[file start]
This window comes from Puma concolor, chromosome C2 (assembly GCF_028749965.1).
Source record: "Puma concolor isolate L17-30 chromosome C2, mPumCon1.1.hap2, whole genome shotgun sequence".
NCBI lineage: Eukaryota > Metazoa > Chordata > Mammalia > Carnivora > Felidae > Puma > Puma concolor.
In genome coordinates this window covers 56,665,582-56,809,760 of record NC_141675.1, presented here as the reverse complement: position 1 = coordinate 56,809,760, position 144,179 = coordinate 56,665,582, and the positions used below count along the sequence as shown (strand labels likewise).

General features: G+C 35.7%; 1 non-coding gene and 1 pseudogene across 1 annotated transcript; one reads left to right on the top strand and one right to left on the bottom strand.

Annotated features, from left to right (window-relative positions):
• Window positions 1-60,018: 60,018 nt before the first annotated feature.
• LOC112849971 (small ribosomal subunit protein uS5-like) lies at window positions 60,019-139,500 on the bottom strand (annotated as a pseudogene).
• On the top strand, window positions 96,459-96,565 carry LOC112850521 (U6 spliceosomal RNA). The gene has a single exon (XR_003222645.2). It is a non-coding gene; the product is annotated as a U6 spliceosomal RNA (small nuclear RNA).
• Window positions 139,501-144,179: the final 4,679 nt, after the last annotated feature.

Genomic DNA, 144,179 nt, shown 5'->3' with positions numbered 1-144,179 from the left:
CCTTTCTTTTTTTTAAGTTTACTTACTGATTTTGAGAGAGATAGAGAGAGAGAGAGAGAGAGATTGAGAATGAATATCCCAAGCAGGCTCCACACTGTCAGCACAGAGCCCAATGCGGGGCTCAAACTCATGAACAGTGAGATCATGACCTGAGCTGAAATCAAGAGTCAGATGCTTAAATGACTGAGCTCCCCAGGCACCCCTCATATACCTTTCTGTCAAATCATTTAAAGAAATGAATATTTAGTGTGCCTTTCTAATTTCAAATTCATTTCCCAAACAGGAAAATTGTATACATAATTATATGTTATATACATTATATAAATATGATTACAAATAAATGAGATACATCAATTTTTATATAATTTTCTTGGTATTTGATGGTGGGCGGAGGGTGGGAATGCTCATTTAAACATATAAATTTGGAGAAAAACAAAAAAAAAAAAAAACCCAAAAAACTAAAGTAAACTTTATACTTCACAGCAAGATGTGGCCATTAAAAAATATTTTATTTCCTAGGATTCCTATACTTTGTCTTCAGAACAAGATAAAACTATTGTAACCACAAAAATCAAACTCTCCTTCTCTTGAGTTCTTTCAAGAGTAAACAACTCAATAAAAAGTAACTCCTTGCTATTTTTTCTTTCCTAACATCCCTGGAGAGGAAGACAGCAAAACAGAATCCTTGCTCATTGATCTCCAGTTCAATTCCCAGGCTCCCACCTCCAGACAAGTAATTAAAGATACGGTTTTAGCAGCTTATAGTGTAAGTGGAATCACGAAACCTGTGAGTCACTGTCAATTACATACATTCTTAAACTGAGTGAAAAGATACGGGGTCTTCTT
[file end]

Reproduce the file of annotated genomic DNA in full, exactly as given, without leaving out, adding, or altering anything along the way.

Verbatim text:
This window comes from Puma concolor, chromosome C2 (assembly GCF_028749965.1).
Source record: "Puma concolor isolate L17-30 chromosome C2, mPumCon1.1.hap2, whole genome shotgun sequence".
NCBI lineage: Eukaryota > Metazoa > Chordata > Mammalia > Carnivora > Felidae > Puma > Puma concolor.
In genome coordinates this window covers 56,665,582-56,809,760 of record NC_141675.1, presented here as the reverse complement: position 1 = coordinate 56,809,760, position 144,179 = coordinate 56,665,582, and the positions used below count along the sequence as shown (strand labels likewise).

General features: G+C 35.7%; 1 non-coding gene and 1 pseudogene across 1 annotated transcript; one reads left to right on the top strand and one right to left on the bottom strand.

Annotated features, from left to right (window-relative positions):
• Window positions 1-60,018: 60,018 nt before the first annotated feature.
• LOC112849971 (small ribosomal subunit protein uS5-like) lies at window positions 60,019-139,500 on the bottom strand (annotated as a pseudogene).
• On the top strand, window positions 96,459-96,565 carry LOC112850521 (U6 spliceosomal RNA). The gene has a single exon (XR_003222645.2). It is a non-coding gene; the product is annotated as a U6 spliceosomal RNA (small nuclear RNA).
• Window positions 139,501-144,179: the final 4,679 nt, after the last annotated feature.

Genomic DNA, 144,179 nt, shown 5'->3' with positions numbered 1-144,179 from the left:
CCTTTCTTTTTTTTAAGTTTACTTACTGATTTTGAGAGAGATAGAGAGAGAGAGAGAGAGAGATTGAGAATGAATATCCCAAGCAGGCTCCACACTGTCAGCACAGAGCCCAATGCGGGGCTCAAACTCATGAACAGTGAGATCATGACCTGAGCTGAAATCAAGAGTCAGATGCTTAAATGACTGAGCTCCCCAGGCACCCCTCATATACCTTTCTGTCAAATCATTTAAAGAAATGAATATTTAGTGTGCCTTTCTAATTTCAAATTCATTTCCCAAACAGGAAAATTGTATACATAATTATATGTTATATACATTATATAAATATGATTACAAATAAATGAGATACATCAATTTTTATATAATTTTCTTGGTATTTGATGGTGGGCGGAGGGTGGGAATGCTCATTTAAACATATAAATTTGGAGAAAAACAAAAAAAAAAAAAAACCCAAAAAACTAAAGTAAACTTTATACTTCACAGCAAGATGTGGCCATTAAAAAATATTTTATTTCCTAGGATTCCTATACTTTGTCTTCAGAACAAGATAAAACTATTGTAACCACAAAAATCAAACTCTCCTTCTCTTGAGTTCTTTCAAGAGTAAACAACTCAATAAAAAGTAACTCCTTGCTATTTTTTCTTTCCTAACATCCCTGGAGAGGAAGACAGCAAAACAGAATCCTTGCTCATTGATCTCCAGTTCAATTCCCAGGCTCCCACCTCCAGACAAGTAATTAAAGATACGGTTTTAGCAGCTTATAGTGTAAGTGGAATCACGAAACCTGTGAGTCACTGTCAATTACATACATTCTTAAACTGAGTGAAAAGATACGGGGTCTTCTT